Egypt’s hotly disputed draft constitution, the first following last year’s uprising, is sure to pass after unofficial results Sunday show that around 64 per cent of Egyptians voted in favour.
A resounding victory in the second phase of the constitutional referendum gave a much-needed boost to Islamists, who believe the new constitution will pave the way for a smooth and swift transition to democracy under President Mohamed Morsi.
The Nile Delta Menoufiya Governorate, which gave former presidential candidate Ahmed Shafiq a large nod of approval during June elections, marginally opposed the constitution in the second phase of the referendum, joining Cairo and Gharbiya, who voted the document down in last week’s first phase.
The “yes” vote won in the first phase by a relatively narrow 56.5 per cent but was able to extend their margin of victory on Sunday.
Official results, however, are not expected until Monday.
Islamists will be looking to maintain their electoral prowess when the elections for Egypt’s lower house of parliament, which was dissolved by a court order earlier this year, take place within two months.
Egypt’s hotchpotch grouping of Islamists and Salafists, who have won every election since the overthrow of Hosni Mubarak in February 2011, outmuscled the more secular-minded opposition, which argue the contentious national charter disregards the rights of Christians, women, workers and farmers among others.
The opposition also voiced reservations over many contentious articles, including those defining the role of the military and the judiciary, and what they perceive as the vague description of the “principles of Sharia,” which is laid out as the primary source of legislation.
“The National Salvation Front will hold a news conference noon Sunday to announce its stance and outline its plans for the coming period,” read a statement by the NSF, which was founded by prominent political figures Mohamed ElBaradei, Amr Moussa and Hamdeen Sabbahi.
The NSF and several other opposition forces reported many voting irregularities, with some going as far as to question the legitimacy of the whole process.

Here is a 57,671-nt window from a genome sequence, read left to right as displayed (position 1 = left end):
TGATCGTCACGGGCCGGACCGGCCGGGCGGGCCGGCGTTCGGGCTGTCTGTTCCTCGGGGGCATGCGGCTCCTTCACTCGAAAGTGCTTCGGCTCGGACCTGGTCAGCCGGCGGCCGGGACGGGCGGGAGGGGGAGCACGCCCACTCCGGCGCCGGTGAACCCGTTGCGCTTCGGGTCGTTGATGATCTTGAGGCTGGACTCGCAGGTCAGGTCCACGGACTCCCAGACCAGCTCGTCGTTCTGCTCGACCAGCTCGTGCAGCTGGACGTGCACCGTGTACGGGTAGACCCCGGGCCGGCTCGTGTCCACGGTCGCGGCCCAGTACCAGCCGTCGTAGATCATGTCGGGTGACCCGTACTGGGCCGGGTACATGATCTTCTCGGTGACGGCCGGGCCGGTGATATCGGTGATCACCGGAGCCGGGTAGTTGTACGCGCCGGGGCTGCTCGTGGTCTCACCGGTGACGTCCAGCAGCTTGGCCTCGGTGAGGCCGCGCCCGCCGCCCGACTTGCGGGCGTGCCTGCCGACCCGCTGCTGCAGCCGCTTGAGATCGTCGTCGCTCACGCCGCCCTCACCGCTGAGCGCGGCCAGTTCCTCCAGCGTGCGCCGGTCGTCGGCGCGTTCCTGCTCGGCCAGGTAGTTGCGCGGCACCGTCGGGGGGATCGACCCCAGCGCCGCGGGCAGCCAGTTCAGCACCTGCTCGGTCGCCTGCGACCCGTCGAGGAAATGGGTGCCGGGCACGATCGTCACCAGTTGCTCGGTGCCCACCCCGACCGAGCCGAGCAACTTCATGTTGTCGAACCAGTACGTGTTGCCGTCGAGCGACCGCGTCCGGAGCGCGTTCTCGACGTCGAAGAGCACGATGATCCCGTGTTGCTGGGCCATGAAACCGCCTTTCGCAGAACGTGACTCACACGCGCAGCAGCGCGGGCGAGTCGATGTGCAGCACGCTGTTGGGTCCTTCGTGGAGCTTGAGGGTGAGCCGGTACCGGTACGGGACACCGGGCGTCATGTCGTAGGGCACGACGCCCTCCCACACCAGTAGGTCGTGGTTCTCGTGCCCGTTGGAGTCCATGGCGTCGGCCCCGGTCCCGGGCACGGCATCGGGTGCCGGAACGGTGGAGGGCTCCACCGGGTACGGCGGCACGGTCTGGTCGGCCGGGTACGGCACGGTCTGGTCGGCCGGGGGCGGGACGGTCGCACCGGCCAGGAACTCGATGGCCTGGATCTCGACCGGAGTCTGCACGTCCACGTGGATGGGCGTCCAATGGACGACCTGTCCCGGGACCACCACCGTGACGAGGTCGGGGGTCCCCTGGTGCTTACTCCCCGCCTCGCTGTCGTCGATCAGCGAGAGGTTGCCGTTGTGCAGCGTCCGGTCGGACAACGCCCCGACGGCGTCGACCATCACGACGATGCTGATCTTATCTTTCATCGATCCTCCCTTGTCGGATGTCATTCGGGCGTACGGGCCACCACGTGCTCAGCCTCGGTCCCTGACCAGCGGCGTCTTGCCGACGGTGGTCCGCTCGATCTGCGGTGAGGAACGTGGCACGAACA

“Until now, the Supreme Electoral Commission has not investigated the violations committed in the first round. Will they investigate the irregularities after the announcement of the final result? A rigged referendum and invalid constitution,” well-known writer Alaa Al-Aswany, who supported Morsi in the presidential elections but has become one of his staunchest opponents lately, stated on Twitter.
The divisive constitution is likely to widen the conflict between the Muslim Brotherhood and its supporters and their opponents, who believe the influential Islamist group and it’s Salafist allies are focused on seizing political power after being oppressed for decades by former presidents Gamal Abdel-Nasser, Anwar El-Sadat and Hosni Mubarak.
However, the Brotherhood’s political arm, the Freedom and Justice Party (FJP), believes the passing of the new constitution might provide a chance to begin working towards an accord with opposition rather than give rise to further disputes.
“We hope that approving the new constitution will be a historic chance to bring all political forces together on the basis of mutual respect,” Mourad Ali, the FJP’s media adviser, said on his Facebook page.
“We are aiming to continue building our institutions, and together, we can achieve the goals of the glorious January revolution.”
Eight were killed in deadly clashes between supporters and opponents of Morsi in front of the presidential palace in Cairo earlier this month, electrifying the build-up to the constitution referendum.
Regular clashes also occurred in a handful of governorates, including Egypt’s second largest city, Alexandria.
Following a month of bloodshed and political gridlock, it remains to be seen what effect the approval of the new constitution will have on the Arab world’s most populous country.